Ibrahim Halawa’s family ‘deeply concerned’ after receipt of letter
Hunger strike prison letter comes after seventh adjournment of trial in Egypt
Ibrahim Halawa (19), from Firhouse in Dublin, was arrested after a protest in Cairo. He has described his desperation in a smuggled letter from prison and his family fear it is indicative of his mental state. Photograph: Aidan Crawley
The family of Ibrahim Halawa say his decision to go on hunger strike has come in the aftermath of the seventh and latest adjournment of his trial.
Mr Halawa (19), from Firhouse in Dublin, was arrested after a protest in Cairo in August 2013 and has been refused bail. He has described his desperation in a smuggled letter from prison and his family fear it is indicative of his mental state.
The most recent adjournment in his case came when 16 co-defendants were sitting prison exams and could not attend court. The potential retirement and replacement of the trial judge has also led to concerns about delays.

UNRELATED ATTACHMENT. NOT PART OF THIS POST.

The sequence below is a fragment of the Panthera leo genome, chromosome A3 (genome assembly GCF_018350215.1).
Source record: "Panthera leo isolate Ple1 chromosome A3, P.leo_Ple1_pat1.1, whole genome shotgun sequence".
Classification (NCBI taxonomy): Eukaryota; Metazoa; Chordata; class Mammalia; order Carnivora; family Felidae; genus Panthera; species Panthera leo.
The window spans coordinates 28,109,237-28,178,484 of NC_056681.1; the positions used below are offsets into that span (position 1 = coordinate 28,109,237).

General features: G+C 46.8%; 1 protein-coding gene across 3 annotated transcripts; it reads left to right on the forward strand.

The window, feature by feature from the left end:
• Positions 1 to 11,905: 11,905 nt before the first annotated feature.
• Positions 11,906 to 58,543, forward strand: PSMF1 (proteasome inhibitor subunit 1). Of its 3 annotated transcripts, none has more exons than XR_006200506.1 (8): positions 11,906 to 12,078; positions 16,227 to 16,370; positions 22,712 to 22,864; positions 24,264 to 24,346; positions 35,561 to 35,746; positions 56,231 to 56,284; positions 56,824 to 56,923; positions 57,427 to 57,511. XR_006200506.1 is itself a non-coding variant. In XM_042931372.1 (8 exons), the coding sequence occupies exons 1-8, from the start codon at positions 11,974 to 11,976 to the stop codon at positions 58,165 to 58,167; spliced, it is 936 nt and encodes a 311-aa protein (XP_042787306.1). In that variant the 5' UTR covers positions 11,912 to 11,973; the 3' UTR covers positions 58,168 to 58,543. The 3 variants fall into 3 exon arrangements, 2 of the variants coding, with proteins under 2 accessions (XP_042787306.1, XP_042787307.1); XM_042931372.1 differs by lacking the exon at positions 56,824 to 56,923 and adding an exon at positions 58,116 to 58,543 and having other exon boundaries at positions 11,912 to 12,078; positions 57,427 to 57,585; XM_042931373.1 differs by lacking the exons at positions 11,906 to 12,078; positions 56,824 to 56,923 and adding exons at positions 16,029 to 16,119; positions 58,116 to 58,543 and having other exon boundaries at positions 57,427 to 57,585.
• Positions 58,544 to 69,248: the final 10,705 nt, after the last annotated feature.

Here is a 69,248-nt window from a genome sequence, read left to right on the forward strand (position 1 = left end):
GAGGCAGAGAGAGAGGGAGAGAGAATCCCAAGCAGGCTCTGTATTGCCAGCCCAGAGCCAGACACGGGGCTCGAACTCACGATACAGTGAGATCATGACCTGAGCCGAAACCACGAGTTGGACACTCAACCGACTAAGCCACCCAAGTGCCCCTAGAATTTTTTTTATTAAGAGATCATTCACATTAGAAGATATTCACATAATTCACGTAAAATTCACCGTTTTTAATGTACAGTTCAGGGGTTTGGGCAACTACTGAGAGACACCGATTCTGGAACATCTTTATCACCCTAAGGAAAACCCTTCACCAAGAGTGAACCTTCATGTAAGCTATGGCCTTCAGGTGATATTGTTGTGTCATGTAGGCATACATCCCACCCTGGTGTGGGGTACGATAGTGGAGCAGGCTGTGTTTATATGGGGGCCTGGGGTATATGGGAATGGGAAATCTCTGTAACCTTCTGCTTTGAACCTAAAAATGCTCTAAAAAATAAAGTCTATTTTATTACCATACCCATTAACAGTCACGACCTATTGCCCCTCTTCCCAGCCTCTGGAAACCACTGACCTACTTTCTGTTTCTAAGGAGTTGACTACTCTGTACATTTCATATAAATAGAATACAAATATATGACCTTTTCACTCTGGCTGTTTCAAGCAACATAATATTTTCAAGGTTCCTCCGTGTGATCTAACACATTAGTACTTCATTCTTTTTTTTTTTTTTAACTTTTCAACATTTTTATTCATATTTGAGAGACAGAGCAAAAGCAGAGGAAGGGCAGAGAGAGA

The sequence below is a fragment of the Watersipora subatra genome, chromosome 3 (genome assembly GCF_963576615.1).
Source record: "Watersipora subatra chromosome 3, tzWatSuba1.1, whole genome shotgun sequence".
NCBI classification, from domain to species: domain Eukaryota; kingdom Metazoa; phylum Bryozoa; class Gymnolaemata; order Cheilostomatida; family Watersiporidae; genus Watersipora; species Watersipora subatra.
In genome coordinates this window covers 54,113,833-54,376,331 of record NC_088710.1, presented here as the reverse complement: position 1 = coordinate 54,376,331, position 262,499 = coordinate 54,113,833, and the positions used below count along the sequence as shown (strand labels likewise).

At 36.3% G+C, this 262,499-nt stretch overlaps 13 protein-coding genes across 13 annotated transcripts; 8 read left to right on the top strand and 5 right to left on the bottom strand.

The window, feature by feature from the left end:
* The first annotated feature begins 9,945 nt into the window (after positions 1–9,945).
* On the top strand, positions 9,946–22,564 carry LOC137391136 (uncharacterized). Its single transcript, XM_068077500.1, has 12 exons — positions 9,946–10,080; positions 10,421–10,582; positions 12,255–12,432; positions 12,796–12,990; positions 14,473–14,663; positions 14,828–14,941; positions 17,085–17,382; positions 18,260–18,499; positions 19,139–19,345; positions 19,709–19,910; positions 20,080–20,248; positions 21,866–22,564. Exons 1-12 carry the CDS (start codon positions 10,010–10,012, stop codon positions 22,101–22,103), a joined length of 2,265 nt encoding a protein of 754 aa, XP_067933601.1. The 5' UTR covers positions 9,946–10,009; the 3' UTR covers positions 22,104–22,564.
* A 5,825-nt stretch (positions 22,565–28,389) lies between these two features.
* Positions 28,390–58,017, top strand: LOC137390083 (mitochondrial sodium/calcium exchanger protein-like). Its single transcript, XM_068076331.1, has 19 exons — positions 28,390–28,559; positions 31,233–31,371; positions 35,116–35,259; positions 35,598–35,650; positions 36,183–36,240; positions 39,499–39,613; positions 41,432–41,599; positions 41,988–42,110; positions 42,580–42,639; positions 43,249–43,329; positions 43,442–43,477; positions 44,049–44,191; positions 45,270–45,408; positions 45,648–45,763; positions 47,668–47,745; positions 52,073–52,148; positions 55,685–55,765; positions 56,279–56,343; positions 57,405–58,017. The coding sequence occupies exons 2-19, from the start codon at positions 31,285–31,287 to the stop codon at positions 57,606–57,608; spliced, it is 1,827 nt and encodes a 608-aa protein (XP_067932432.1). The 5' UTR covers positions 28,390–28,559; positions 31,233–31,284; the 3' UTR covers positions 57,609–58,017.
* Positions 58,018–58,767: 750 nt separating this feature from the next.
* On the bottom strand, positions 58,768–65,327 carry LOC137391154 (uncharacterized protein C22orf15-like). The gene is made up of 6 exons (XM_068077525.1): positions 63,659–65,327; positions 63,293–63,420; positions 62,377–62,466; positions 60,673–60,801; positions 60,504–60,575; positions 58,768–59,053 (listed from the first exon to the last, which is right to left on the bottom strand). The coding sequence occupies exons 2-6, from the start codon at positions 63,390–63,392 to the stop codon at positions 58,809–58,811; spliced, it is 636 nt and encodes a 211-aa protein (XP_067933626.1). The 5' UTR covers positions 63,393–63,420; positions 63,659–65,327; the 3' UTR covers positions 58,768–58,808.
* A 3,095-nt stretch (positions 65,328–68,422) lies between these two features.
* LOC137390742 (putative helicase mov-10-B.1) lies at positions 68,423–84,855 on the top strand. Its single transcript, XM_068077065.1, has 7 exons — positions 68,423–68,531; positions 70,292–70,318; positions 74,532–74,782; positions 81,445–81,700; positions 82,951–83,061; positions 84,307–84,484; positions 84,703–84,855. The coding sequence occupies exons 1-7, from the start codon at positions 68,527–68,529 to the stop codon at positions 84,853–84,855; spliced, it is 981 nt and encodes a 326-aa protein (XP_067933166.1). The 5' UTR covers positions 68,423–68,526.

“I think he just can’t take it any more,” his sister Somaia Halawa said after receiving his letter. Mr Halawa’s mother is in Cairo but is separated from him on visits, a restriction his family says is not applied to others. “There are all of these questions. We don’t know why he is being treated differently, even though he is an Irish citizen,” Ms Halawa said.
Aware the Government was attempting to help, she said the family understood it could not intervene until a court decision was made. In the meantime, they remain deeply concerned for Mr Halawa’s physical and mental wellbeing.
Mr Flanagan had raised the case several times with the Egyptian government and at EU level, expressing a strong wish for Mr Halawa’s return.